We illustrate with an example how the OGGM workflow is applied to the Tasman Glacier in New Zealand (see figure below). Here we describe shortly the purpose of each processing step, while more details are provided in the other sections:
The glacier outlines extracted from a reference dataset (RGI) and are projected onto a local gridded map of the glacier (Fig. a). Depending on the glacier location, a suitable source for the topographical data is downloaded automatically and interpolated to the local grid. The map spatial resolution depends on the size of the glacier.
The glacier centerlines are computed using a geometrical routing algorithm (Fig. b), then filtered and slightly modified to become glacier “flowlines” with a fixed grid spacing (Fig. c).
- Catchment areas and widths
The geometrical widths along the flowlines are obtained by intersecting the normals at each grid point with the glacier outlines and the tributaries’ catchment areas. Each tributary and the main flowline has a catchment area, which is then used to correct the geometrical widths so that the flowline representation of the glacier is in close accordance with the actual altitude-area distribution of the glacier (Fig. d).
- Climate data and mass-balance
Gridded climate data (monthly temperature and precipitation) are interpolated to the glacier location and corrected for altitude at each flowline’s grid point. A carefully calibrated temperature-index model is used to compute the mass-balance for any month in the past.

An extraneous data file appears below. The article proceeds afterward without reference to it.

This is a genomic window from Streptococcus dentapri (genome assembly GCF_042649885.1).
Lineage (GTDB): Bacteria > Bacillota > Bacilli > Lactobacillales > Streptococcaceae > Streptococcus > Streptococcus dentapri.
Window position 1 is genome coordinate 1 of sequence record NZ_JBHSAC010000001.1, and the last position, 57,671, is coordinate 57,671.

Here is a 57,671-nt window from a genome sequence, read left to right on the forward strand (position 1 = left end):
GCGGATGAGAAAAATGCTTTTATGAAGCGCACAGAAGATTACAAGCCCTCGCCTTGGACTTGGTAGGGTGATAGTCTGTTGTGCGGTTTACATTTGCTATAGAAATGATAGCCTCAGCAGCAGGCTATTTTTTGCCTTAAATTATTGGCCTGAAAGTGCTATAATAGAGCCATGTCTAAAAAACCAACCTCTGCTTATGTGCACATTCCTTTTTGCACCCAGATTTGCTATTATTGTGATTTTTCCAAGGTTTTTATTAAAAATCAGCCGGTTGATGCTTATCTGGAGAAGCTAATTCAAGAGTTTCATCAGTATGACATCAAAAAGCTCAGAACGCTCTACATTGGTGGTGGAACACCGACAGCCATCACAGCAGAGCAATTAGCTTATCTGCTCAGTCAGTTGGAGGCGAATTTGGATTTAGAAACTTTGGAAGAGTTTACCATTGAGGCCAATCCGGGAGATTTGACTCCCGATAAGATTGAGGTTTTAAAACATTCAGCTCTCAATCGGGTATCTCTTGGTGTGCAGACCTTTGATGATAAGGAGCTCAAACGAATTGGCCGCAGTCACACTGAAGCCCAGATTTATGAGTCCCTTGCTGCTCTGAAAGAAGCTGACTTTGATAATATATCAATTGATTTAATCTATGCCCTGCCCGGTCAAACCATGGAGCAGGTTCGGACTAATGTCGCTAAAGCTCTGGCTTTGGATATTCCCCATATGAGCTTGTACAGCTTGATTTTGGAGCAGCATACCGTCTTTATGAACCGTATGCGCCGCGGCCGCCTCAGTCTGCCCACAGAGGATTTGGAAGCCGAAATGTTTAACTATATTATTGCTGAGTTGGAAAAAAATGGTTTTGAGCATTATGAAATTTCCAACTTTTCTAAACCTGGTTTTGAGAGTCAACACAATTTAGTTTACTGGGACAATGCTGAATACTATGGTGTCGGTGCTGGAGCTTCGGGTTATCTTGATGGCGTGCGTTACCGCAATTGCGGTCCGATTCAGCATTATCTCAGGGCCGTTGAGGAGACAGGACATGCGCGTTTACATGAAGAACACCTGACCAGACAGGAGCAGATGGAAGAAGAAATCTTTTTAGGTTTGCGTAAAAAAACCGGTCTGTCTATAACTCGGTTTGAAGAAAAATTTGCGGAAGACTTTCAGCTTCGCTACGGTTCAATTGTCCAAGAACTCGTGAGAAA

- Ice thickness inversion
Using the mass-balance data computed above and relying on mass-conservation considerations, an estimate of the ice flux along each glacier cross-section can be computed. by making assumptions about the shape of the cross-section (parabolic or rectangular) and using the physics of ice flow, the model computes the thickness of the glacier along the flowlines and the total volume of the glacier (Fig. e).
- Glacier evolution
A dynamical flowline model is used to simulate the advance and retreat of the glacier under preselected climate time series. Here (Fig. f), a 120-yrs long random climate sequence leads to a glacier advance.